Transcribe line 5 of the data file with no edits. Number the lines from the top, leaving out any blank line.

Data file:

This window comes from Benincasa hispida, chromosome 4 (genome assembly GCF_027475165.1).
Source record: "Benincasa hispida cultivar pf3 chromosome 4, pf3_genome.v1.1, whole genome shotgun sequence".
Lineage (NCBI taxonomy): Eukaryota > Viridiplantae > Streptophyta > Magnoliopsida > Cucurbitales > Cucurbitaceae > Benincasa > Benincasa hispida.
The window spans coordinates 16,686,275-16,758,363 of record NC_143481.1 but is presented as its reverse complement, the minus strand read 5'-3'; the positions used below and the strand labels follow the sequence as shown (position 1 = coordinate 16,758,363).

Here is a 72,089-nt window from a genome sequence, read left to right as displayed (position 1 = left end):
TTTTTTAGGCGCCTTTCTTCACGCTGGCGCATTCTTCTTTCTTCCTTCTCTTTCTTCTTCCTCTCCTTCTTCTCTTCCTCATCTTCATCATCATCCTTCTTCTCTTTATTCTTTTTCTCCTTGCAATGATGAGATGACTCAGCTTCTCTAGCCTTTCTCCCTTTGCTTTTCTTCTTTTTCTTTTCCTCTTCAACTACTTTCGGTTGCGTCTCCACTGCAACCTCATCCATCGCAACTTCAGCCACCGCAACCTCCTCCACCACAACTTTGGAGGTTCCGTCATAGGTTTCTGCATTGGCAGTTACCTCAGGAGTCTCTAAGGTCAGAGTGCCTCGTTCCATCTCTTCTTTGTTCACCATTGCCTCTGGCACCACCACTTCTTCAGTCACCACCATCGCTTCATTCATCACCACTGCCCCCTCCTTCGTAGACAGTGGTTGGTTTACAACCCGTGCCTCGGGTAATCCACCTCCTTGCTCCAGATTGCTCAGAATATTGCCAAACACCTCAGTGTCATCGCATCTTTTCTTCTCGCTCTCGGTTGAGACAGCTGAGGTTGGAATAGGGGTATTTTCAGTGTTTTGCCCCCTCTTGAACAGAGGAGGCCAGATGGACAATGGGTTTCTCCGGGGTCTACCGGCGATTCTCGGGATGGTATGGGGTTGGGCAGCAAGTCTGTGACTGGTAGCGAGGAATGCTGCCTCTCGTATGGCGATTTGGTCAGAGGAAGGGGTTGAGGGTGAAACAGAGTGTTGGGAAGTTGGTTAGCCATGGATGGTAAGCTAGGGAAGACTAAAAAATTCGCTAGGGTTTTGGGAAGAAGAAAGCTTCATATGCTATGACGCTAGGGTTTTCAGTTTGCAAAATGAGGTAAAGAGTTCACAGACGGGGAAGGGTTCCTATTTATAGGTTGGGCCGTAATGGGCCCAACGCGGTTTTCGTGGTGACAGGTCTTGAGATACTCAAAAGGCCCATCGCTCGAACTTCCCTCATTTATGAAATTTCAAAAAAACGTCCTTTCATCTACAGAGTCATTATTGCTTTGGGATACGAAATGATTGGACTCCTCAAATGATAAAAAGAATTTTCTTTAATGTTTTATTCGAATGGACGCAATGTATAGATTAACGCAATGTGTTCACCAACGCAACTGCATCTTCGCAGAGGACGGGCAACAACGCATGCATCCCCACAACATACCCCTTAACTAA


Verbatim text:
Here is a 72,089-nt window from a genome sequence, read left to right as displayed (position 1 = left end):